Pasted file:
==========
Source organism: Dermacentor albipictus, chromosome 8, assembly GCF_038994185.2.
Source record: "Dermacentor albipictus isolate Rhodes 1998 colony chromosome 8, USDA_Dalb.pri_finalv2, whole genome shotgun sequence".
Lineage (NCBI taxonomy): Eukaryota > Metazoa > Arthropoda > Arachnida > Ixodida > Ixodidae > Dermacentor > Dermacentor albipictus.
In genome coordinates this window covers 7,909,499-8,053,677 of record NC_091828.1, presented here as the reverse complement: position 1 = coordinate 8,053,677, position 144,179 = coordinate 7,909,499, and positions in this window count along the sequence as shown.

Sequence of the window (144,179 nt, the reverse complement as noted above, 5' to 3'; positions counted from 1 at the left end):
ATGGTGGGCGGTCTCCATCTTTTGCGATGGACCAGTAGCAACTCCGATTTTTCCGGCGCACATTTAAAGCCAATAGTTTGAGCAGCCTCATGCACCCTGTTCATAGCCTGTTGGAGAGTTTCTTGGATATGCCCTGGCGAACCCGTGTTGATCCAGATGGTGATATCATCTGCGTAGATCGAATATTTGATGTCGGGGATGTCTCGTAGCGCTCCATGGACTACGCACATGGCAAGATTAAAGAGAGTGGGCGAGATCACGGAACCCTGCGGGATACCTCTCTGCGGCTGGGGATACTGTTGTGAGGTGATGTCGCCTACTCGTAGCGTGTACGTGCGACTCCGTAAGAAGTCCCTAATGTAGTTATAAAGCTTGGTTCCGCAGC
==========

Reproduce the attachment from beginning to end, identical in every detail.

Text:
Source organism: Dermacentor albipictus, chromosome 8, assembly GCF_038994185.2.
Source record: "Dermacentor albipictus isolate Rhodes 1998 colony chromosome 8, USDA_Dalb.pri_finalv2, whole genome shotgun sequence".
Lineage (NCBI taxonomy): Eukaryota > Metazoa > Arthropoda > Arachnida > Ixodida > Ixodidae > Dermacentor > Dermacentor albipictus.
In genome coordinates this window covers 7,909,499-8,053,677 of record NC_091828.1, presented here as the reverse complement: position 1 = coordinate 8,053,677, position 144,179 = coordinate 7,909,499, and positions in this window count along the sequence as shown.

Sequence of the window (144,179 nt, the reverse complement as noted above, 5' to 3'; positions counted from 1 at the left end):
ATGGTGGGCGGTCTCCATCTTTTGCGATGGACCAGTAGCAACTCCGATTTTTCCGGCGCACATTTAAAGCCAATAGTTTGAGCAGCCTCATGCACCCTGTTCATAGCCTGTTGGAGAGTTTCTTGGATATGCCCTGGCGAACCCGTGTTGATCCAGATGGTGATATCATCTGCGTAGATCGAATATTTGATGTCGGGGATGTCTCGTAGCGCTCCATGGACTACGCACATGGCAAGATTAAAGAGAGTGGGCGAGATCACGGAACCCTGCGGGATACCTCTCTGCGGCTGGGGATACTGTTGTGAGGTGATGTCGCCTACTCGTAGCGTGTACGTGCGACTCCGTAAGAAGTCCCTAATGTAGTTATAAAGCTTGGTTCCGCAGC